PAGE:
"The trial demonstrates that both aspirin and EPA have preventative effects, which is particularly exciting given that they are both relatively cheap and safe compounds to give to patients," said Mark Hull, Professor at the University of Leeds in the Uk.



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Your 'Second Brain' is in your gut


The human gut microbiome impacts human brain health in numerous ways - watch this video from Hashem Al-Ghaili and click here to see more from the Science Nature Pages Facebook page.

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EU Health Summit 2018


As we head towards the European Parliament elections in 2019, healthcare systems and citizens across Europe are facing unprecedented challenges arising from an ageing population, and increased prevalence of chronic diseases. At the same time, rapid scientific developments are leading us into a new era of innovation.

What is the role of the European Union in helping European health systems to make the most of these opportunities for the benefit of citizens and patients, while following a sustainable path?

How can different sectors converge to help ensuring a healthy future for Europe?

Join the first ever multi-stakeholder summit organised by 28 organisations from within and across the health community to discuss how Europe could develop and take the lead in areas such as research and innovation, health data and digital health, healthcare organisation and financing, as well as health in all policies.

The summit will take place on 29 November at the Crowne Plaza Hotel in Brussels. To register, click here. For more information, please visit our website: www.euhealthsummit.eu

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A remarkable insight into the cancer journey of Barbara Moss


Barbara Moss speaks to Roshaine Wijayatunga, Senior Editor Oncology at the 2018 European Society for Medical Oncology World Congress on Gastrointestinal Cancer (ESMO GI; Barcelona).

Barbara Moss is a Patient Ambassador for EuropaColon and Bowel Cancer UK. At the age of 52, in 2006, Barbara was diagnosed with stage IV colorectal cancer of the colon, spread to the liver and was told she had 3–5 months to live! Barbara is now an active campaigner and an active member of several organizations in the UK and Europe. Her main wish is for patients to be able to access the medicine that they need, to have choices clearly explained and to be treated personally.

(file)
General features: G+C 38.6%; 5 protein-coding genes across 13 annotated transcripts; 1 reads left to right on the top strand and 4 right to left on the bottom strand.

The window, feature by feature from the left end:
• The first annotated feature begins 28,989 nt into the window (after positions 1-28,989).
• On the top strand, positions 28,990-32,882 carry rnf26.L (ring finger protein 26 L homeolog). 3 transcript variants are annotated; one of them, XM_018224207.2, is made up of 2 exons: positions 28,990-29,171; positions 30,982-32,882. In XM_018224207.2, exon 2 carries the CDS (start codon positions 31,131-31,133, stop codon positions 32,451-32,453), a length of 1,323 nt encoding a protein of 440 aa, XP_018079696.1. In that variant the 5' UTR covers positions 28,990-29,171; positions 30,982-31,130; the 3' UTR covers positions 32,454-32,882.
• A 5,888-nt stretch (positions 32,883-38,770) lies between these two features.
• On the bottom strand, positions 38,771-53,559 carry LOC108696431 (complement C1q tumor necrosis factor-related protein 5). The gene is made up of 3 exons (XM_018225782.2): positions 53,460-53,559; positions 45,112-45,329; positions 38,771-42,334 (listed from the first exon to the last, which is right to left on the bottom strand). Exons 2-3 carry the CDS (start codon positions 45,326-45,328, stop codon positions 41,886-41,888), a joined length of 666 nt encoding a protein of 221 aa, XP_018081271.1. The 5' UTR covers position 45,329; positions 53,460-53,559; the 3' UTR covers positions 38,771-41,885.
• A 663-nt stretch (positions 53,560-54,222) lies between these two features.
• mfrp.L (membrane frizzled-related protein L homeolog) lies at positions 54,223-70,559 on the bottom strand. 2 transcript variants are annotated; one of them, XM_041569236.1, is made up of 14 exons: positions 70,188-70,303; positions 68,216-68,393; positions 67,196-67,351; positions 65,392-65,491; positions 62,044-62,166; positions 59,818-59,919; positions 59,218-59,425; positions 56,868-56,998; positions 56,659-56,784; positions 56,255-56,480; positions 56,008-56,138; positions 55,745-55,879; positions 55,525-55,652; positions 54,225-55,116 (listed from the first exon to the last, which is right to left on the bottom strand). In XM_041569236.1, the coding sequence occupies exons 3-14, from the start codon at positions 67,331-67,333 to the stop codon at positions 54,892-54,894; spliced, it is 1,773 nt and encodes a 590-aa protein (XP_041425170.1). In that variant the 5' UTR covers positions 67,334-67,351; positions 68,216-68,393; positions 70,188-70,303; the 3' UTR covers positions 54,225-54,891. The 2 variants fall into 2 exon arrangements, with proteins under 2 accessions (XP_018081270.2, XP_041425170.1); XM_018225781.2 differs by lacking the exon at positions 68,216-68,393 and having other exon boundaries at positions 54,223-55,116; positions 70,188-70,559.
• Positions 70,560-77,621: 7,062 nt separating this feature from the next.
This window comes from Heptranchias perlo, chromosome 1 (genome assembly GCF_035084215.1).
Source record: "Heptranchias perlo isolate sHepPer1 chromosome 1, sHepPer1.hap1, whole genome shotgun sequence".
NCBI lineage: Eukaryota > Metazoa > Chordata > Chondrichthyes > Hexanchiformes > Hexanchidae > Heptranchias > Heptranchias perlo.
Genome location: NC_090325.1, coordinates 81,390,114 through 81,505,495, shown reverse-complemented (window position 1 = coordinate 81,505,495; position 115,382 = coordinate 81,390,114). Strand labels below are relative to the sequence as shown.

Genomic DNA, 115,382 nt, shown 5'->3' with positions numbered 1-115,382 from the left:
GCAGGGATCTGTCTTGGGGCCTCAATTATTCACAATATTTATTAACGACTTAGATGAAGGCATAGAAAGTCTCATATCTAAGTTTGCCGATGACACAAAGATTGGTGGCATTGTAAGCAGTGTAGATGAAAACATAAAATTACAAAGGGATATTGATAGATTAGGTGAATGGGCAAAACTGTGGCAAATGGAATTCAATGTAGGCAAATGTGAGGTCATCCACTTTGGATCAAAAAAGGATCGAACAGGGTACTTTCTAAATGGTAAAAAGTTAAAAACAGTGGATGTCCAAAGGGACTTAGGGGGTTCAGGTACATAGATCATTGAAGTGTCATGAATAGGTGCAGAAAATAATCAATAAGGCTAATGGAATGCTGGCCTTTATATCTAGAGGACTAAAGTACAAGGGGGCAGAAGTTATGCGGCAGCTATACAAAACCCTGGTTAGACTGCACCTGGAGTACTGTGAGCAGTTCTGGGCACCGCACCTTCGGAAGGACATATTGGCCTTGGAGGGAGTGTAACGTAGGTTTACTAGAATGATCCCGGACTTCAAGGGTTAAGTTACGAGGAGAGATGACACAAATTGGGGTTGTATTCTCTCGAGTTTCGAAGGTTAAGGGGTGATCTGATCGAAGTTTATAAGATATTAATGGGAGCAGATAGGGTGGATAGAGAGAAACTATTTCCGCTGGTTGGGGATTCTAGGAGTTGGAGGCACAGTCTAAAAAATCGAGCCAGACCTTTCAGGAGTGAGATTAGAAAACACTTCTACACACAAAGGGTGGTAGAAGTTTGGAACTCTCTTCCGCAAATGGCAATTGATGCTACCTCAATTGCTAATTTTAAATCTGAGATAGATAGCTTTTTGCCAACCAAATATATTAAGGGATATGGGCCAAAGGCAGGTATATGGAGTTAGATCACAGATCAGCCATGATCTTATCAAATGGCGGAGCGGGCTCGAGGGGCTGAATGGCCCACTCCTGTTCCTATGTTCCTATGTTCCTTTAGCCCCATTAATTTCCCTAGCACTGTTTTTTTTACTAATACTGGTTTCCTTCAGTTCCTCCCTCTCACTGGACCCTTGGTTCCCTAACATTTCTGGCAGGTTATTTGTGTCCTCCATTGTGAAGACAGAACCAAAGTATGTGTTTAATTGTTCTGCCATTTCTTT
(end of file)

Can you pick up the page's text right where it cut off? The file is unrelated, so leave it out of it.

Click here to read the full article.

Click here to listen to the podcast.

Published online: 19 October 2018


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Pancreatic Cancer Awareness Month is here


November is Pancreatic Cancer Awareness Month - Turn it purple to show your support and raise awareness for this hard to fight cancer.

Pancreatic cancer is the toughest cancer to diagnose, treat and survive. 1 in 4 people do not survive for a month. 3 in 4 will not survive for a year.

Find out more about how you can support on the links below:

https://www.pancreaticcancereurope.eu
http://www.worldpancreaticcancerday.org

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Launch of Colorectal Cancer Data Map


The new interactive Colorectal Cancer Data Map is now available to view! View each countries statistics on screening, health data and registry statistics.
Our aim is to gather more information on each country to make this the number 1 source of CRC statstics for Europe.

Click here to view the heatmap.

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Living With Cancer Patient Website is now LIVE


EuropaColon has teamed up with a group of specialist writers to bring you the new Living With Cancer patient website. An online portal with information on diagnosis, treatment, survivorship and palliative care.

Click here to visit the site - www.livingwithcrc.com

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Digestive Cancers Europe
Scots House
Scots Lane
Salisbury
SP1 3TR
United Kingdom
Tel: +44 1722 333 587
info@digestivecancers.eu